Just like is the U.S., Middle School/High School students are required to study the basic courses of their first language, foreign language, history, geography, sciences, and physical education; however they will be in more advanced courses of the area in which they are focusing on.  Then, they go to a University with the idea that they will be majoring in the area in which they’ve been focusing on since Primary School.  It seems like their major and even career choice is decided at a very young age all depending on how they score on those standardized exams. 
In Senior 1 & 2 they are taught the material of the subjects, during Senior 3 they don’t learn anything new, they just review what they learned in Senior 1 & 2.  My question was always what if a student doesn’t understand the material and doesn’t pass one of the monthly exams.  Until I realized that it’s all about preparing for the College Entrance Exam that they will take at the end of their Senior 3 year.  So, all they are interested in is getting the best score possible on the exam.  So they just need to learn the material by Senior 3.  So all they do is give them the material/information and then test them on it.  The students do not do any work based on free thought like writing research reports or essays that compare and/or contrast different topics.  Which answers our question of why there are no computers on campus for the students to use.  Not having papers to write eliminates the need for having computers.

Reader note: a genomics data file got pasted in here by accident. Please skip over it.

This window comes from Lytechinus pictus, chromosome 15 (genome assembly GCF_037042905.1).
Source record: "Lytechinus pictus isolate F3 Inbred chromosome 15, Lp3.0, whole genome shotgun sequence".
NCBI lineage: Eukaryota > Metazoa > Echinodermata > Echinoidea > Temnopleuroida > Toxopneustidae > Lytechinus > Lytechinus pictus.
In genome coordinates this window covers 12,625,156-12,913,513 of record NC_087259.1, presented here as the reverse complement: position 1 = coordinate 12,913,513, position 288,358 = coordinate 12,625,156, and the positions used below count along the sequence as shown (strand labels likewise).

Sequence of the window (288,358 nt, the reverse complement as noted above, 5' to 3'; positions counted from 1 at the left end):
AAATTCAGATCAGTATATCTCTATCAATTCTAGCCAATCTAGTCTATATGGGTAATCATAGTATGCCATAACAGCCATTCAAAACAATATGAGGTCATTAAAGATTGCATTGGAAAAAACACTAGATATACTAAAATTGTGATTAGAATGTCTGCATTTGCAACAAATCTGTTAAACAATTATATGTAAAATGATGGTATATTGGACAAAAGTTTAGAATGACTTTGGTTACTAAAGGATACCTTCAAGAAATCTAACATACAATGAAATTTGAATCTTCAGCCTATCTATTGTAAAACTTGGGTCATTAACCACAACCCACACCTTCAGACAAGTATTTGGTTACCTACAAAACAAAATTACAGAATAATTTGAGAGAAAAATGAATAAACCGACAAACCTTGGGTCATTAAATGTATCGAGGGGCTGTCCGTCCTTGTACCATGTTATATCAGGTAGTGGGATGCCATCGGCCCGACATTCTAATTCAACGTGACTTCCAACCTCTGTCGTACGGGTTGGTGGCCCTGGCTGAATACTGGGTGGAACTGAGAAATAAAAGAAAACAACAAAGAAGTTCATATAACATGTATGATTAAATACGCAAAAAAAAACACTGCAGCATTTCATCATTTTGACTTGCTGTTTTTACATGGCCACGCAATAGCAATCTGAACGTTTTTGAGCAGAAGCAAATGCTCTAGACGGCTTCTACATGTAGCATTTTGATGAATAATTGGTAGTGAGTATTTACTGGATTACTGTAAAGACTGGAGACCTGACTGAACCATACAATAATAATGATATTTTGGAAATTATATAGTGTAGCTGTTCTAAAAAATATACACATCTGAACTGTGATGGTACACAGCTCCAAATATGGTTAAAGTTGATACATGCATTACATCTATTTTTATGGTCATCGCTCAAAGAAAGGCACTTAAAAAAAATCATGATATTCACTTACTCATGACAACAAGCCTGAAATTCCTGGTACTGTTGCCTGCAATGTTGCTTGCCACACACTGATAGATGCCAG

Since 1979, China has enforced the “only one child” law.  We’ve been told that if a person works for the government and they have a second child, they may lose their job.  However some have told us that if you want to have a second child you can but you have to pay a fine.  The generation that is being educated now is China’s future.  The family heritage and gene pool rests all on one child.  The pressure this generation faces and the expectations that have followed them since birth will never go away.  They will always be expected to be better than everyone else.  As they say, one point higher than someone else on the College Entrance Exam will cost you your entire families future.  It seems melodramatic however it’s true.  It seems that they do not accept or tolerate anything but the best, at any cost.  One child means one chance, and they can only take the College Entrance Exam once.  The students of course know all of this because their families and teachers have told them since they were very young.
I read in a newspaper the other day that the government will increase their spending on education from 2.7% to 4%, I’m not sure how that compares to the U.S. but it doesn’t seem like very much.  Also, I’m not sure what others kinds of schools there are like if any of them are fully funded by the government or how it all works between private and public schools. 
The students have little or no extra-curricular activities; there is just no time.  There are no organized sports leagues like we have in the states, few competitive sports events between schools, no school dances, actually dating is not allowed at this school, anything that would distract their attention from the studies is not allowed.
 
Our classes: